Visit Your Local PBS Station PBS Home PBS Home Programs A-Z TV Schedules Watch Video Donate Shop PBS Search PBS
Car of the Future Open Content Car of the Future Open Content Watch the Program Online

interview > lynd > clip: lynd 16

Lynd 16 (1:36)
Topic(s): Biofuels
User Comments

Lynd

© WGBH Educational Foundation

Please watch the clip first. If you plan to use it, review the Rules of Use, then click on the download button.

WatchDownload

This clip is licenced under a Creative Commons Attribution Noncommercial 3.0 Unported License.

Creative Commons license: BY-NC

Video Transcript

There's this notion that it takes more fossil fuel energy to put into making ethanol than you end up using, and therefore, why this may line some people's pockets, the argument often goes: how beneficial can it really be to providing a large-scale energy source, if it takes more than it yields? As currently practiced, almost all evaluations of corn ethanol show that it is somewhat— has a somewhat favorable energy balance. That is, you get on the order of, for one part of liquid fuel produced, you would put in some, depending on who does the calculation, maybe 3/4 of a part of liquid fuel in. And that is a pretty marginal benefit, especially because you need a great deal of land if you only have a 25 percent net return.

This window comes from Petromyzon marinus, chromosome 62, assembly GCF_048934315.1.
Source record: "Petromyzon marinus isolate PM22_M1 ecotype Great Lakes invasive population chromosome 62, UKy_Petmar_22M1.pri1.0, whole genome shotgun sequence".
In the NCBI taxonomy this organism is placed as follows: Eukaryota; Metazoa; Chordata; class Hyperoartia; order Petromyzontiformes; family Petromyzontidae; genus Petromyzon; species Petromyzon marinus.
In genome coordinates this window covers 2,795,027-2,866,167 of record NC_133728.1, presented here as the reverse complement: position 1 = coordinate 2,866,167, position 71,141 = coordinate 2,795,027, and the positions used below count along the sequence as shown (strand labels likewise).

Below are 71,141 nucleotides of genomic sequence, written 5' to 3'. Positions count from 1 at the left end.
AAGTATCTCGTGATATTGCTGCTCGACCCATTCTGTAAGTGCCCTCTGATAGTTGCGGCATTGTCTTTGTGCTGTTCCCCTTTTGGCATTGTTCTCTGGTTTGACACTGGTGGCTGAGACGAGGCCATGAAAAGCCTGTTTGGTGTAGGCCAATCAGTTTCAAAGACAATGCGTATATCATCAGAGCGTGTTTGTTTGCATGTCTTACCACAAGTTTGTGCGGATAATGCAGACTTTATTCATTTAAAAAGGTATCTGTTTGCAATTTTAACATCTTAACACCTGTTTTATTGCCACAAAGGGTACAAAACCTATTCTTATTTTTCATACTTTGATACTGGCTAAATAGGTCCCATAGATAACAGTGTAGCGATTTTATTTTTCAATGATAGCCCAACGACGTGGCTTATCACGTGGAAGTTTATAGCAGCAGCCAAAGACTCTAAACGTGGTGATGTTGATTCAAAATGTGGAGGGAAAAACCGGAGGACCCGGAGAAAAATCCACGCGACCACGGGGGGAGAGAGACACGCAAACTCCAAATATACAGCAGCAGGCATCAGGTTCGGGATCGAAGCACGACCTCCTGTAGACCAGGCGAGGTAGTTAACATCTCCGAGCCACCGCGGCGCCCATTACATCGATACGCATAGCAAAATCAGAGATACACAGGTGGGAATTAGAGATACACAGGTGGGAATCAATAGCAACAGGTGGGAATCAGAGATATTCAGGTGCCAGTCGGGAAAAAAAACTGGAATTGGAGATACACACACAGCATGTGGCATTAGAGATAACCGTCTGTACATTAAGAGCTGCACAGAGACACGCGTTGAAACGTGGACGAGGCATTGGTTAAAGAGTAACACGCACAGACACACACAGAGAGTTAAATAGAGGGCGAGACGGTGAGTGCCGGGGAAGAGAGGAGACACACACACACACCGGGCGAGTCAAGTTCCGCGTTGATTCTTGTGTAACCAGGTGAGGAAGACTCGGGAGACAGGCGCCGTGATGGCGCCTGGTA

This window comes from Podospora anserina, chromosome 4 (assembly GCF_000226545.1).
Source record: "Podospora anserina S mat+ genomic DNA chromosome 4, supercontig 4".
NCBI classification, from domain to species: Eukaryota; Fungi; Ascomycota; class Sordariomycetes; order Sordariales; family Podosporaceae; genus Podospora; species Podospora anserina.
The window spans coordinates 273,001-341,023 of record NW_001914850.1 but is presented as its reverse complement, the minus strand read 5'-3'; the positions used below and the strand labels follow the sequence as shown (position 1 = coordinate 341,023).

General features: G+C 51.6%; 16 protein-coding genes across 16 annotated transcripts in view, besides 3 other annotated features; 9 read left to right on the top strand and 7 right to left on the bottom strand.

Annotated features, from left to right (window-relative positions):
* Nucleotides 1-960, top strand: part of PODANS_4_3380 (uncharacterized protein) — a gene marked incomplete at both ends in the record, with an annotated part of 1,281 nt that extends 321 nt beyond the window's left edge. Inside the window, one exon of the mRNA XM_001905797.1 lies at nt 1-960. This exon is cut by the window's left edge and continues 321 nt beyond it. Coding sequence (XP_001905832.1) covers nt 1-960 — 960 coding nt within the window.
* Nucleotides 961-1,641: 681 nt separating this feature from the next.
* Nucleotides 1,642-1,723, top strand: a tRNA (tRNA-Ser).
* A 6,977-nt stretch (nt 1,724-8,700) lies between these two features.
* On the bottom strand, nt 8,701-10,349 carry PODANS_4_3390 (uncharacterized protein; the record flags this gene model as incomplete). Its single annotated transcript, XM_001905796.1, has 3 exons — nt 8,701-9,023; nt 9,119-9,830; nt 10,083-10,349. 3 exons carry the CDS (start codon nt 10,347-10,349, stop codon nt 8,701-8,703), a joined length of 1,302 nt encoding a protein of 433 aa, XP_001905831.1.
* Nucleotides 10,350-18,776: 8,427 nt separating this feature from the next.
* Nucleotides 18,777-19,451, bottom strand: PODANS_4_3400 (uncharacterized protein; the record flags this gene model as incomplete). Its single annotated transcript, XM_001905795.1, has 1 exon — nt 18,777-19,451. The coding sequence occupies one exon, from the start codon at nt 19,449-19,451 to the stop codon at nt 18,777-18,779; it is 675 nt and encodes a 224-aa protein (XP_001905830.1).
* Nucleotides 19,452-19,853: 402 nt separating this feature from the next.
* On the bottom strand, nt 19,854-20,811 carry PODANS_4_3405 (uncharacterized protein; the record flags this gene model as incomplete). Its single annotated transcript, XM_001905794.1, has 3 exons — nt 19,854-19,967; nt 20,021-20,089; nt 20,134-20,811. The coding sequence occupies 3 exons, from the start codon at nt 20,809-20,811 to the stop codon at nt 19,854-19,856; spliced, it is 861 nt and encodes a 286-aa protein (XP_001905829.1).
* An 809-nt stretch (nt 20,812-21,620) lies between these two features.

For cellulose, or cellulosic biomass, that ratio is more like 10:1 of energy out to energy in. And in fact, for petroleum refining today, it's about 7:1 and that's a pretty mature industry. And so if you get 10 energy units out for every energy unit in, that's a pretty good deal. And, you know, it's funny how the perception of uncertainty or disagreement persists, but in my opinion, there simply is no informed disagreement on the subject of the net energy balance of cellulosic ethanol being profoundly favorable.

SEARCH CLIPS

BROWSE CLIPS BY

Topic | Interview | Scene

Car of the Future Home | Send Feedback | Image Credits | Support NOVA

© | Created April 2008


Support provided by

For new content
visit the redesigned
NOVA site